A consensus does seem to be emerging that the FRC?s final guidance should come out in favour of proportionality as the preferred basis for agreements between listed companies and their auditors.

The ABI?s McKersie says, ?All interested parties, certainly in the area we look at ­ quoted companies ­ would welcome a clear indication that a proportionate approach is deemed to be the acceptable basis that companies can reasonably rely on shareholders supporting.?

E&Y?s Russell agrees: ?If we know that institutional shareholders are only going for one option [for plcs], then it would be better to have one option. It will save endless individual negotiation if everybody can just pick up the suggested agreement.?

Accounting: Playing low-ball
Publish Date:

Peter Williams, Financial Director, Thursday 12 July 2007 at 00:00:00

The Big Four have a stranglehold over the audit market and it?s a position they are not about to relinquish easily

The Big Four say they welcome the idea of more audit choice for large companies. But do they mean what they say? After all, the concept of greater audit choice for big business implies that the top firms would lose audits, market share and profit.

In this debate, the subject of low-balling has always been the elephant in the corner: something that is really obvious, but which is never properly discussed. The ultimate purpose of predatory pricing is to sell goods or services at artificially low prices with the intent of driving competitors out of the market, or to create a barrier to entry into the market for potential new competitors. If other firms cannot sustain equal or lower prices without losing money, they go out of business. The predatory pricer then has fewer competitors or even a monopoly, allowing it to raise prices above the level that the market would otherwise bear. Audit choice and low-balling are two sides of the same coin.

It is not in the interest of any of the major players to want to open up the question of predatory pricing. The Big Four audit firms don?t want to discuss it, nor do finance directors. So the audit trail on low-balling goes cold. While some accept low-balling as an absolute fact of life, others deny that it ever happens.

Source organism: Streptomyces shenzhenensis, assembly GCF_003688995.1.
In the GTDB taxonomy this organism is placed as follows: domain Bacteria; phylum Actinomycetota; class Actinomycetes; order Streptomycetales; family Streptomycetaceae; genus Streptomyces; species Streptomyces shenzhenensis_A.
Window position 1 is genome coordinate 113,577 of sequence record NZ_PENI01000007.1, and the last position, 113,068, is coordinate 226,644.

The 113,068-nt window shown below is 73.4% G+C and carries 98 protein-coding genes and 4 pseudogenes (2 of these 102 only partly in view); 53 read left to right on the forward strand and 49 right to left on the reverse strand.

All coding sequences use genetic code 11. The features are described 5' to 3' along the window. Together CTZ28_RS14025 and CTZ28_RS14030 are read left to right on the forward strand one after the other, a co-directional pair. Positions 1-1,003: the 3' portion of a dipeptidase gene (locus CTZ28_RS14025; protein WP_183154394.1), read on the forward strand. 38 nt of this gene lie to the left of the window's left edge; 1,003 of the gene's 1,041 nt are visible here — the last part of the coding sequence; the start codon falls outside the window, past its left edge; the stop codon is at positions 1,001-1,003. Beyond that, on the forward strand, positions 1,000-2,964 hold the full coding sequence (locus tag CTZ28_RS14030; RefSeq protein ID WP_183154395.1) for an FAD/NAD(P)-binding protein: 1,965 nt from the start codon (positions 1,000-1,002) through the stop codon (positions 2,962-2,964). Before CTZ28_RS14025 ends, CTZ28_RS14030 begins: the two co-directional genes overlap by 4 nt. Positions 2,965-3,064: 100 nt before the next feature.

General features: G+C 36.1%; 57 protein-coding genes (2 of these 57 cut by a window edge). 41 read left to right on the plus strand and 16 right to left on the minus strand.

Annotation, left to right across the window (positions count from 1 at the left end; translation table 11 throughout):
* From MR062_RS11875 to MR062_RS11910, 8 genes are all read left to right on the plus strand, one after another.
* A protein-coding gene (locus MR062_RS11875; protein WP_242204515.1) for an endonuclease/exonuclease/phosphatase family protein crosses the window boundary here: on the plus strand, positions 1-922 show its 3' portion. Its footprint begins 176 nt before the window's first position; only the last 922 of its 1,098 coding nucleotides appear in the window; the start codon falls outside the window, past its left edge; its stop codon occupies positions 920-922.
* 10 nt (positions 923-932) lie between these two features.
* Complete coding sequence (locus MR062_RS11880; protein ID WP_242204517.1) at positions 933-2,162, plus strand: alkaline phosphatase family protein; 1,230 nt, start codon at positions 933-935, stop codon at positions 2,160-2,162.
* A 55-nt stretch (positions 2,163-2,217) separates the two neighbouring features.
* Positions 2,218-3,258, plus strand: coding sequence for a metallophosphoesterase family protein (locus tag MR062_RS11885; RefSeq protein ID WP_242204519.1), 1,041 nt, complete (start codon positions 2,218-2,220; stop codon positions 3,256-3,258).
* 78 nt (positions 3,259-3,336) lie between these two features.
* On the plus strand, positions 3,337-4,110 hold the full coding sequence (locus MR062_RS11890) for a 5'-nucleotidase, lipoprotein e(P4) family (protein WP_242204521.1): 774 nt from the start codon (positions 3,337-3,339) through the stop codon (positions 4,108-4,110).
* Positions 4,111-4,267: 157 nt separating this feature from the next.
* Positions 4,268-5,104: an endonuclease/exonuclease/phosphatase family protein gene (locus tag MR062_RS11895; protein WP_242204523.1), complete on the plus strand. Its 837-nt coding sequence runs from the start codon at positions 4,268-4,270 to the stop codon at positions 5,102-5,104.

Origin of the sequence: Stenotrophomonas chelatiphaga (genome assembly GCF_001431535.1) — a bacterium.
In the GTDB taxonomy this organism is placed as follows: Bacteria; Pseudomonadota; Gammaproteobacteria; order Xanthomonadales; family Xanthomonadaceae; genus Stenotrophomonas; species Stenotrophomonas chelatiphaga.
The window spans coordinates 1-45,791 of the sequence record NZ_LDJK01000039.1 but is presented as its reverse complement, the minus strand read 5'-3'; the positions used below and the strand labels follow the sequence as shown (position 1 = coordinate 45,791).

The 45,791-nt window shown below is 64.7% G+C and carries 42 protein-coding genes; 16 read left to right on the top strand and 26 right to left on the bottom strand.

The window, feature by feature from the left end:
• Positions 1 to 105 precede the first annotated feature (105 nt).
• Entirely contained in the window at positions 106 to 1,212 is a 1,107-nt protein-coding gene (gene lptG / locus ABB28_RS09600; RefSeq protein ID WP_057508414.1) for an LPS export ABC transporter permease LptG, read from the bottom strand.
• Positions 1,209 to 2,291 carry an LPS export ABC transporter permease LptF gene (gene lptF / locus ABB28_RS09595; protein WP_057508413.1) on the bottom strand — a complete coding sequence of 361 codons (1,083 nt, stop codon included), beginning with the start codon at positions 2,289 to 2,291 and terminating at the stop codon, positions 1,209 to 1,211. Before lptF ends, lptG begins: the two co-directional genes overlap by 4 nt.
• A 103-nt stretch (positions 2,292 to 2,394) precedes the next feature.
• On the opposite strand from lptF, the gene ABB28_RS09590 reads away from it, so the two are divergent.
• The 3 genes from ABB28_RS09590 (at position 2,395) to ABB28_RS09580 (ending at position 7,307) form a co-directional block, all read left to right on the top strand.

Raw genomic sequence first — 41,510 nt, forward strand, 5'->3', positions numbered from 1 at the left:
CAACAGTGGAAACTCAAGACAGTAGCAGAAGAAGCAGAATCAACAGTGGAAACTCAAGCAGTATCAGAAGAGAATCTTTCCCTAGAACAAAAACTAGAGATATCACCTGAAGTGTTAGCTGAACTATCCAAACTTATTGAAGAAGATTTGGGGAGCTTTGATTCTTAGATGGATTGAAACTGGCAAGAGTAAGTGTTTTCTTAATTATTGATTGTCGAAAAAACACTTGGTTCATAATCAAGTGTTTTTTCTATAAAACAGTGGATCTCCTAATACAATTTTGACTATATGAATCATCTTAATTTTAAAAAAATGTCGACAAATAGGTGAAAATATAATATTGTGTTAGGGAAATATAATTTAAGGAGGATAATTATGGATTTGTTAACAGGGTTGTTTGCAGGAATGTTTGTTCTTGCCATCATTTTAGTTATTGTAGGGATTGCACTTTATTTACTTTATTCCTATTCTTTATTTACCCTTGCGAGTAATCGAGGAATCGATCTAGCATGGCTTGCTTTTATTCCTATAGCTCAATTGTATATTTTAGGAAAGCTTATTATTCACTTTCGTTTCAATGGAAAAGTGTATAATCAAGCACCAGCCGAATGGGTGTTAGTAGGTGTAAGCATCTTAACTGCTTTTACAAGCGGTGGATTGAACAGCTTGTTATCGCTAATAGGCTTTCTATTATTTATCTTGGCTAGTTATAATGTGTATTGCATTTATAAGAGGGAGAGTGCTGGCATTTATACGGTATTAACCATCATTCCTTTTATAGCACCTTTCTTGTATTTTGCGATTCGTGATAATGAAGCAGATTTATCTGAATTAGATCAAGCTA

Certainly, the documented evidence on low-balling is rare, but every few years there is a low-balling tale or accusation from someone who ought to know. And this keeps alive the idea that absence of evidence does not equate to evidence of absence. The latest explosion came from Jeremy Newman, managing partner of BDO Stoy Hayward, who is leading a sustained assault on the Big Four. A clearly exasperated Newman has put into the public domain the story of a due diligence job for which his firm quoted. Despite the fact that the maximum fee level that BDO Stoy Hayward asked for was a third of the initial price of the company?s auditors, the work eventually ended up being performed by the i ncumbent for around 10% more than BDO Stoy Hayward?s top quote.

It is tempting to dismiss the tale as an example of a canny finance director using a different supplier as a stick with which to beat the incumbent ? and presumably favoured auditor ? into providing the service at a more reasonable price. Or is it, as Newman suggests, predatory pricing designed to force out his firm from competing in certain segments of the marketplace? Significantly, Newman also claims that the Big Four firms are increasingly targeting the clients of BDO Stoy Hayward ? and presumably the other second-tier firms ? by promising significantly reduced fees, which the incumbent is forced to at least match, or risk losing the work. Even smaller independent firms feel the threat of low-balling. These independents find their biggest clients ? significant private companies, but not quoted entities ? are regularly targeted by the Big Four.

One way in which the incidence of low-balling could decrease would be if clients made it clear that being the auditor gave a professional firm no advantage when it came to bidding and winning other work. The downside of that step is, why should FDs bother? It?s convenient to work with professionals who know about your business and can swiftly start to do the task required of them.

The BDO complaint on low-balling has to be seen in the wider context of the overall trends in the audit market. Jeremy Newman chose to release his tale about low-balling at the time that the Financial Reporting Council ? among other roles, the UK?s audit regulator ? is consulting on audit concentration (see